17. Esmeralda A. Ramalho & Richard J. Smith, 2013. "Discrete Choice Non-Response," Review of Economic Studies, Oxford University Press, vol. 80(1), pages 343-364.
    18. Nicholas S. Souleles, 1999. "The Response of Household Consumption to Income Tax Refunds," American Economic Review, American Economic Association, vol. 89(4), pages 947-958, September.
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    Citations

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    Cited by:

    1. Melvin Stephens, Jr. & Desmond J. Toohey, 2018. "The Impact of Health on Labor Market Outcomes: Experimental Evidence from MRFIT," NBER Working Papers 24231, National Bureau of Economic Research, Inc.
    2. Pierre Nguimkeu & Augustine Denteh & Rusty Tchernis, 2017. "On the Estimation of Treatment Effects with Endogenous Misreporting," NBER Working Papers 24117, National Bureau of Economic Research, Inc.
    3. Padmaja Ayyagari & David Frisvold, 2016. "The Impact of Social Security Income on Cognitive Function at Older Ages Full Access," American Journal of Health Economics, MIT Press, vol. 2(4), pages 463-488, Fall.
    4. Martha Bailey & Connor Cole & Morgan Henderson & Catherine Massey, 2017. "How Well Do Automated Methods Perform in Historical Samples? Evidence from New Ground Truth," NBER Working Papers 24019, National Bureau of Economic Research, Inc.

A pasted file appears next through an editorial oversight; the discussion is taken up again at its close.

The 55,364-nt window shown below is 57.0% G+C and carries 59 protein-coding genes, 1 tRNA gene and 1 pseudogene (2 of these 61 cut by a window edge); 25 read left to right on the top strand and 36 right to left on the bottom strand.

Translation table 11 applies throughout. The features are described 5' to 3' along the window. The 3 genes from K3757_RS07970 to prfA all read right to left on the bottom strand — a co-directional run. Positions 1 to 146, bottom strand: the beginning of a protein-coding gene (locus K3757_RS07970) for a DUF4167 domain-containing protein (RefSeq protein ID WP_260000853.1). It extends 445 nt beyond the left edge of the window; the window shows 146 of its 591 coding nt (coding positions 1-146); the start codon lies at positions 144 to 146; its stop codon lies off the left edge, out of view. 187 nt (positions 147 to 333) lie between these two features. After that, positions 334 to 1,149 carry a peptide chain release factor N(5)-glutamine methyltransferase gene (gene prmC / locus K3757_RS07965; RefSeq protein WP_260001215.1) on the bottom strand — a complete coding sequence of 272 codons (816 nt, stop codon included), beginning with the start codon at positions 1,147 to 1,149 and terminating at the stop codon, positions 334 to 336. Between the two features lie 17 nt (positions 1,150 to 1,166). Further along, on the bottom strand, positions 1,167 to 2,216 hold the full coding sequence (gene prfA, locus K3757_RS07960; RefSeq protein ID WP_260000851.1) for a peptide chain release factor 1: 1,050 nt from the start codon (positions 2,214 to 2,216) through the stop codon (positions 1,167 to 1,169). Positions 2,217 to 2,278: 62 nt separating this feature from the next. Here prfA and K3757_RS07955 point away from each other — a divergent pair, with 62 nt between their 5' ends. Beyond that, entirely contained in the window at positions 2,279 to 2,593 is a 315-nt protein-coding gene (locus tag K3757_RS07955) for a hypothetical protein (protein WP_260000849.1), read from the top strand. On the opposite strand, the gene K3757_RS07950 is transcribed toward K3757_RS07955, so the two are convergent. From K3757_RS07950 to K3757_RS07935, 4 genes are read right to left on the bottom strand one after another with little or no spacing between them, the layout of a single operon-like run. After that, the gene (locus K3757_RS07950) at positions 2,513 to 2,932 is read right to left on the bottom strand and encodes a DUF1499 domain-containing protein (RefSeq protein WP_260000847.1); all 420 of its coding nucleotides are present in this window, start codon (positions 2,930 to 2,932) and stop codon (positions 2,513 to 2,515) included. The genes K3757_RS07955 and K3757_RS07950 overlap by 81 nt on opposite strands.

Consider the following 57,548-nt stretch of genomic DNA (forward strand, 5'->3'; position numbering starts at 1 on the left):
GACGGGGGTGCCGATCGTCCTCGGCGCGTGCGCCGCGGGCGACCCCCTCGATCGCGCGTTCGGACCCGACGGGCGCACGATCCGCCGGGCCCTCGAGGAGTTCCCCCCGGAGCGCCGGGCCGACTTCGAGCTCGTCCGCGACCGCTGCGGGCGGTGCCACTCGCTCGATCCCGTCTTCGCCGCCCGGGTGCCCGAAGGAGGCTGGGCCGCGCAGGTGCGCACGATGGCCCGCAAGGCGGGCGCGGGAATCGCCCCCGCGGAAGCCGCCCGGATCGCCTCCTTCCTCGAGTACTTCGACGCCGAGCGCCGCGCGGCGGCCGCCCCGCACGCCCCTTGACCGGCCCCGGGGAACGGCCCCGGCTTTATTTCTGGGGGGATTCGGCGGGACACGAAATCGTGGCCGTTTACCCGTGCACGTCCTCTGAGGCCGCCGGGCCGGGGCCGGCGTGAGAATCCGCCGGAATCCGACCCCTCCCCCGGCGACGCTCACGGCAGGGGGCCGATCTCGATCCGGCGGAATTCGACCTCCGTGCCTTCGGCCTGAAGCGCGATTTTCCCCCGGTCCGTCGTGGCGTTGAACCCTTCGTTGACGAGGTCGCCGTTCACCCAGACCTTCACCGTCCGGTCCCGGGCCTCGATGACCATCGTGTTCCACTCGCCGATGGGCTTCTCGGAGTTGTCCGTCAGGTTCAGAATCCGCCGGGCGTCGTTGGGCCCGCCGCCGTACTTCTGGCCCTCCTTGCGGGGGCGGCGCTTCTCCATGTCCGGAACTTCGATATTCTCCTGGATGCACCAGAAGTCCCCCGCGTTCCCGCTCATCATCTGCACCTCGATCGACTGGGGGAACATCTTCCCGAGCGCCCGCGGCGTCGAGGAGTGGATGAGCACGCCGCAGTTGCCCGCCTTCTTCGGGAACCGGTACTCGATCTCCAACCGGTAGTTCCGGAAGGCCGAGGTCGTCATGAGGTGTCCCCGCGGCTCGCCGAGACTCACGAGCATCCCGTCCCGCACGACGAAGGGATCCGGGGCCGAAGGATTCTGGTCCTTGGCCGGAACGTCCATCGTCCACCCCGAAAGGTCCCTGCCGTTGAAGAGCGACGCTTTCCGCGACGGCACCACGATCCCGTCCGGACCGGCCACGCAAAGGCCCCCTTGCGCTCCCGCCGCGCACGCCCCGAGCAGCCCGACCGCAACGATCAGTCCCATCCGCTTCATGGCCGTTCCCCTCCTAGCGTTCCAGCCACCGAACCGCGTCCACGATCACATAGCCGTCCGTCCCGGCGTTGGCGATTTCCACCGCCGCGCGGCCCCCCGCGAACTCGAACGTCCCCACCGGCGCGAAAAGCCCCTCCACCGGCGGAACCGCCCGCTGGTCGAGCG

5. Melvin Stephens Jr & Takashi Unayama, 2015. "Child Benefit Payments and Household Wealth Accumulation," The Japanese Economic Review, Japanese Economic Association, vol. 66(4), pages 447-465, December.
    6. Padmaja Ayyagari & David Frisvold, 2015. "The Impact of Social Security Income on Cognitive Function at Older Ages," NBER Working Papers 21484, National Bureau of Economic Research, Inc.

    More about this item

    JEL classification:

    • C80 - Mathematical and Quantitative Methods - - Data Collection and Data Estimation Methodology; Computer Programs - - - General
    • E21 - Macroeconomics and Monetary Economics - - Consumption, Saving, Production, Employment, and Investment - - - Consumption; Saving; Wealth
    • H53 - Public Economics - - National Government Expenditures and Related Policies - - - Government Expenditures and Welfare Programs
    • H55 - Public Economics - - National Government Expenditures and Related Policies - - - Social Security and Public Pensions